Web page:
The sequel to “The Long Halloween” spins another epic crime tale but goes further on the emotional level, such as the tense relationship between Batman and Selina Kyle (better known as Catwoman) and the fatherly mantle Bruce tries to assume with young Dick Grayson. Batman regains a thin shred of humanity, but only after Loeb and Sale give the superhero genre a solid kick in the teeth.

Hush (2002-2003)

Jeph Loeb has a thing for turning Batman stories into whodunnits. Not that we’re complaining, because “Hush” is another undeniably awesome entry for the four-time Eisner Award winner. Teamed up with master illustrator Jim Lee, Loeb sends Batman off on a mad caper that tests the Dark Knight’s mettle like never before.

It starts out rather unceremoniously: a kidnapping, a ransom demand, a hasty rescue mission at the Gotham Docks. But something’s not right. Batman’s old foes are crawling out of their hidey-holes one by one, bolder, smarter, employing new criminal methods they never would have dared to try in the past. From behind the curtain, someone’s calling the shots.

To sniff out the mastermind, Bats needs some help. As always, the iconic Alfred Pennyworth is there for butler backup, but Bruce finds an unexpected ally in Catwoman, who’s pissed at Poison Ivy for using her as a money-snatching pawn.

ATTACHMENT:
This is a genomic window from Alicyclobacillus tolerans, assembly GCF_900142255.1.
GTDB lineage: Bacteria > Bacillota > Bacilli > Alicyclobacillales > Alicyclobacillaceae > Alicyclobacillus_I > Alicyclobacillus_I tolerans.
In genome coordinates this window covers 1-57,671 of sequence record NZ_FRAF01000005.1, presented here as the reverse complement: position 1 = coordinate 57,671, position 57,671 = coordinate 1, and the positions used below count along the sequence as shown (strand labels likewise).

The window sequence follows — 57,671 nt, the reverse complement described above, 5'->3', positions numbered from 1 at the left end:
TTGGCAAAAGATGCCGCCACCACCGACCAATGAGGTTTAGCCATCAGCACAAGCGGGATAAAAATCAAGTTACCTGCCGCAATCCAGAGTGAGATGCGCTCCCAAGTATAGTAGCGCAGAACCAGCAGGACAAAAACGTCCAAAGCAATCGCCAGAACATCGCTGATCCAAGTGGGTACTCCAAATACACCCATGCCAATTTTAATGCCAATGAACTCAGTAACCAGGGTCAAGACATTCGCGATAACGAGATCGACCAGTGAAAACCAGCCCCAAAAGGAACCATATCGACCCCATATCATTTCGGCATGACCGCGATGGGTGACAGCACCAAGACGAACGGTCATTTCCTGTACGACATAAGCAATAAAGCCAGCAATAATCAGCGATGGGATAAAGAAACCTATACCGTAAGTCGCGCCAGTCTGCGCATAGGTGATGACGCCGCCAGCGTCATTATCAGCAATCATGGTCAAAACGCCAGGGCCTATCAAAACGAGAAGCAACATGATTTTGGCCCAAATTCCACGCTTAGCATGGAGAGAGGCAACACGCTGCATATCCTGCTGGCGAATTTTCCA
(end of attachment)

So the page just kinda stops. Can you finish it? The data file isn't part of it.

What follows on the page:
The decisions Wayne makes about his thing with Selina are too shocking to spoil, as are the revelations that come at you faster than a speeding Batmobile. Perhaps more than any other Batman epic, this one will knock you for a loop.   

The New 52 (2011-2016)

DC unveiled its “New 52” relaunch in 2011, overhauling the storylines of 52 of its biggest names. Bruce Wayne is older and wiser, but the team of Scott Snyder and Greg Capullo freshened things up without sacrificing the Dark Knight’s mystique.

In “The Court of Owls,” Batman uncovers an age-old conspiracy against Gotham, a clandestine cabal of the rich and powerful almost as old as the city itself. His battle against the secret society in the second volume reaches fever pitch when the Owls unleash their Talon assassins on Gotham’s foremost leaders.

The Joker’s madness reaches unprecedented heights in the third installment, “Death of the Family,” when the Clown Prince returns with renewed vengeance and sets his sights on the entire Bat-family, wearing his own rotting face as a mask (it looks just as nasty as it sounds).

“Zero Year” presents a smashing revamp of Batman’s origin and finally paints the Riddler as a legitimate, if not downright terrifying threat to all of Gotham City.  

 

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The best of Batman